This book has languished on my TBR shelf for so long that I can’t even remember why I wanted to read it in the first place. I had a vague idea that Ellie liked it, but other than that it had just become bedroom furniture. I was used to seeing that shiny blue spine blinking out at me. But no more! I finally pulled it down because we were in the last weeks of War & Peace and I wanted to read something, anything, that didn’t involve sudden anti-climactic deaths or peasant infantrymen being shot by the side of the road. My Family and Other Animals seemed like a reasonably safe bet.
Plot summary: Sometimes it’s pretty hard to tell them apart… my family and the
animals, that is. I don’t know why my brothers and sisters complain so
much. With snakes in the bath and scorpions on the lunch table, our
house, on the island of Corfu, is a bit like a circus. So they should
feel right at home…
I keep wavering over whether to file this under fiction or non-fiction. It’s about half-and-half between family anecdotes and descriptions of the wildlife of Corfu. I know most bookshops and even Amazon have it filed under either Natural History or Biography, but it feels like fiction. The anecdotes are just too perfect and too witty to be completely true, which surely makes it fiction… but then the wildlife parts are too lengthy and too technical for it to be purely fantasy. I can’t even explain how much this distresses me.
Essentially, this is the mostly true story of when a young Gerald and his family decided to up sticks and move to Corfu. Along the way they accumulate a whole host of absolutely mental animals including dogs, snakes, scorpions, turtles and gulls, to the not-always-amused reactions of the whole family.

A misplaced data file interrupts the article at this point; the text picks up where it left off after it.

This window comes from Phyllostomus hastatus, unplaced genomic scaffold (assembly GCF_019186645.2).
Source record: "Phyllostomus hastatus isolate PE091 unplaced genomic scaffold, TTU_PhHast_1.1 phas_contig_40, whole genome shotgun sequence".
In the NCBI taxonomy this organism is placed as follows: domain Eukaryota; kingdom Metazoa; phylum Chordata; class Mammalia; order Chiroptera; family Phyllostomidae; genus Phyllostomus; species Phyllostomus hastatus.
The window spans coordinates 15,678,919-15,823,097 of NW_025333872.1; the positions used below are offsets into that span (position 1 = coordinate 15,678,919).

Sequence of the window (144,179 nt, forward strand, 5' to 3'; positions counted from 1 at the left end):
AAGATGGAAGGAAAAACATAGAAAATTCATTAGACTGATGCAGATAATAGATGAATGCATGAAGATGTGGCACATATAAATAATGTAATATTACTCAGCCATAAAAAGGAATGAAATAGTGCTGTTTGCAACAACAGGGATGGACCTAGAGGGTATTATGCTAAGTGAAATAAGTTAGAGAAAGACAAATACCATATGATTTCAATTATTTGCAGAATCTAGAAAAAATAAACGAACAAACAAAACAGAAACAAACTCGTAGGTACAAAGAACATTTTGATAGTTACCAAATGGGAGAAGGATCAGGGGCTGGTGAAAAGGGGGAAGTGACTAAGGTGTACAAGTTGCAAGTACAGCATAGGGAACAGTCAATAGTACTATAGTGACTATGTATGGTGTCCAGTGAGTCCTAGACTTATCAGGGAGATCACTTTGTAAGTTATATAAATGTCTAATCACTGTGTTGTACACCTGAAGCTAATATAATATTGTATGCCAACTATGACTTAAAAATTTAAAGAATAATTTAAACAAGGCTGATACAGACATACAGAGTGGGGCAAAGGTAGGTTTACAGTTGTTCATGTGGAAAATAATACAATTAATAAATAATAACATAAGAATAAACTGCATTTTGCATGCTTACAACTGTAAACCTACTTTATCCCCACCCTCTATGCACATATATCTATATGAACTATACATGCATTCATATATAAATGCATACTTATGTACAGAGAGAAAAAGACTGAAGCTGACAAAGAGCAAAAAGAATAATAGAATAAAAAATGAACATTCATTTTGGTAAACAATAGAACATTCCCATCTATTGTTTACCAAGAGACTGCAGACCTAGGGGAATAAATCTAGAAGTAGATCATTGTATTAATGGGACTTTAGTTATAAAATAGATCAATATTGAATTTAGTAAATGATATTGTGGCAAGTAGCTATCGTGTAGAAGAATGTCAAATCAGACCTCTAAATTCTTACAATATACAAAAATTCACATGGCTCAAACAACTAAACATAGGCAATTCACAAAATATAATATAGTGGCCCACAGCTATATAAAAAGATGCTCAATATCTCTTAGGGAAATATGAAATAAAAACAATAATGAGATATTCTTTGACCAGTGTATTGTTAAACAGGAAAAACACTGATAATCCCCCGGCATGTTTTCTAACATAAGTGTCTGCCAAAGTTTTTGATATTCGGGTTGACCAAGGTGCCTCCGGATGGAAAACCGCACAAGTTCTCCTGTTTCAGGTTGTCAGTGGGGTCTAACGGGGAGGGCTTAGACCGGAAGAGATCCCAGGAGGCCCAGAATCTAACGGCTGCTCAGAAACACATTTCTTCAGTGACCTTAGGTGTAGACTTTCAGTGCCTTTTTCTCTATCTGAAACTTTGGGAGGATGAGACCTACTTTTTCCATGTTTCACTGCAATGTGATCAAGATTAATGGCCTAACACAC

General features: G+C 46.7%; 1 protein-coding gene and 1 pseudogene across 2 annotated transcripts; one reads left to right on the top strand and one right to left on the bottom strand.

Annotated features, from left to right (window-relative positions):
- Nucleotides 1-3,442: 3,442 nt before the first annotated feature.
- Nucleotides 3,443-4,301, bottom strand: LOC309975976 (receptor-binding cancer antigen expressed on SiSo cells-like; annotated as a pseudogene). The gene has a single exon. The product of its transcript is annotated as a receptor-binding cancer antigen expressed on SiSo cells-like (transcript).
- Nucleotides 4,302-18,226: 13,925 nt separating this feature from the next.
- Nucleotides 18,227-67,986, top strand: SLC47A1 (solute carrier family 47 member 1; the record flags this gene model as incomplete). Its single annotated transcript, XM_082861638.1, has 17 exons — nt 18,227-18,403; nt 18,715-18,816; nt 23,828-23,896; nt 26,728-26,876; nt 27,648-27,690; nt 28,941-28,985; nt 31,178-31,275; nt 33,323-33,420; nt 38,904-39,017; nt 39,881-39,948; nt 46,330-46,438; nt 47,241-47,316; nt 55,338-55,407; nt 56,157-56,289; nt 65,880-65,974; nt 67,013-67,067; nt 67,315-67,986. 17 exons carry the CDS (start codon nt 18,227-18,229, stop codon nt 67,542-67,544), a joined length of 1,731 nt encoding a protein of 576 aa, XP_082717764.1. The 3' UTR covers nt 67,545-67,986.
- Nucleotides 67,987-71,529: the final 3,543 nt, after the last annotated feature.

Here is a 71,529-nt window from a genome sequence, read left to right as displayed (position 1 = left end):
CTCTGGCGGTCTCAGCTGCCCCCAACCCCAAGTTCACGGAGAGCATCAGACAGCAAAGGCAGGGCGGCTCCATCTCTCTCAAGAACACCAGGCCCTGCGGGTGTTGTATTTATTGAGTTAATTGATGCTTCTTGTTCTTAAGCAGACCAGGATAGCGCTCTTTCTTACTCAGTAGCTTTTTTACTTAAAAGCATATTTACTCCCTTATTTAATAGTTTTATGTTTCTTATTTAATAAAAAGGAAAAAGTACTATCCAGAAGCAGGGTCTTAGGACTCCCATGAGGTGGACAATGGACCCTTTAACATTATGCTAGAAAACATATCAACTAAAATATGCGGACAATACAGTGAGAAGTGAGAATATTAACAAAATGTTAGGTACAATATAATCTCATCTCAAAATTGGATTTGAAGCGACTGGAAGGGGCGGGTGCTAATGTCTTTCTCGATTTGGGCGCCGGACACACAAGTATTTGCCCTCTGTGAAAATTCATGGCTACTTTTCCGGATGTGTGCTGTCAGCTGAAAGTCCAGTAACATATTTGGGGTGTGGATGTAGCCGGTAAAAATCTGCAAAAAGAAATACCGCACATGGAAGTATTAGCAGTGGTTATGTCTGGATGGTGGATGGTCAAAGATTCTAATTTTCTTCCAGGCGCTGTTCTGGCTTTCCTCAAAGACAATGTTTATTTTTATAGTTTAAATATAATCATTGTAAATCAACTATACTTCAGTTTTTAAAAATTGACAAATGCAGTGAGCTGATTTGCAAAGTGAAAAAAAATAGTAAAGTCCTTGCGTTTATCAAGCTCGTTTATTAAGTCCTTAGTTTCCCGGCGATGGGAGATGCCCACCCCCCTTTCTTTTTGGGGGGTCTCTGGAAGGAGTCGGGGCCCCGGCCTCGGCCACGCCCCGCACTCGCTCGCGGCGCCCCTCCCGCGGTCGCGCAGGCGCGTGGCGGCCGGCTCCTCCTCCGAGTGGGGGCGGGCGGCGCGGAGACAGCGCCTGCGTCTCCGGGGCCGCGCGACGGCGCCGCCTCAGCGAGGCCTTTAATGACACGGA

LATER: AH! I just remembered why I bought this! I started writing ‘they accumulate a zoo of animals,’ and THEN I realised I bought this off the back of We Bought A Zoo. HA!!! Victooooooory!
Having said that, I loved this book from the first page when it made me laugh out loud on a train, and I immediately texted Ellie to let her know I loved it. It’s funny and light and will just generally cheer you up, no matter how miserable you feel.
Dodo decided quite early on in her career that Mother belonged to her, but she was not over-possessive at first until one afternoon Mother went off to town to do some shopping and left Dodo behind. Convinced she would never see Mother again, Dodo went into mourning and waddled, howling sorrowfully, around the house, occassionally being so overcome with grief that her leg would come out of joint. She greeted Mother’s return with incredulous joy, but made up her mind that from that moment she would not let Mother out of her sight, for fear she escaped again. So she attached herself to Mother with the tenacity of a limpet, never moving more than a couple of feet away at the most. If Mother sat down, Dodo would lie at her feet; if Mother had to get up and cross the room for a book or a cigarettte, Dodowould accompany her, and then they would return together and sit down again, Dodo giving a deep sigh of satisfaction at the thought that once more she had foiled Mother’s attempts at escape.
I have to admit that I preferred the family anecdotes an awful lot more than the wildlifery bits, and yes yes, I know that the animal parts are the basic point of the book’s existence. In my defence, some of them are long and quite technical, and honestly, I just don’t care enough about how a gecko walks to want to read two full pages on it. So there. Those parts are written well and everything, but they just weren’t interesting to me.
Whilst I suspect the funny parts are heavily edited, (they’re just too perfect, you know?) it doesn’t matter because they’re hilarious. I had to stop reading at one point because I kept getting strange glances at work. I cried. I actually cried.
Some of the characters are a little annoying, but I suspect that’s to liven up the humour a bit. It definitely didn’t spoil my enjoyment of the book.
I finished My Family and Other Animals with that lovely warm fuzzy feeling you get when you’ve just finished an amazing book. Admittedly it helps when your only recent base for comparison is War & Peace. I immediately started looking up Gerald Durrell’s other books and I’m looking forward to reading them… even if I can’t figure out where to file the bloody things.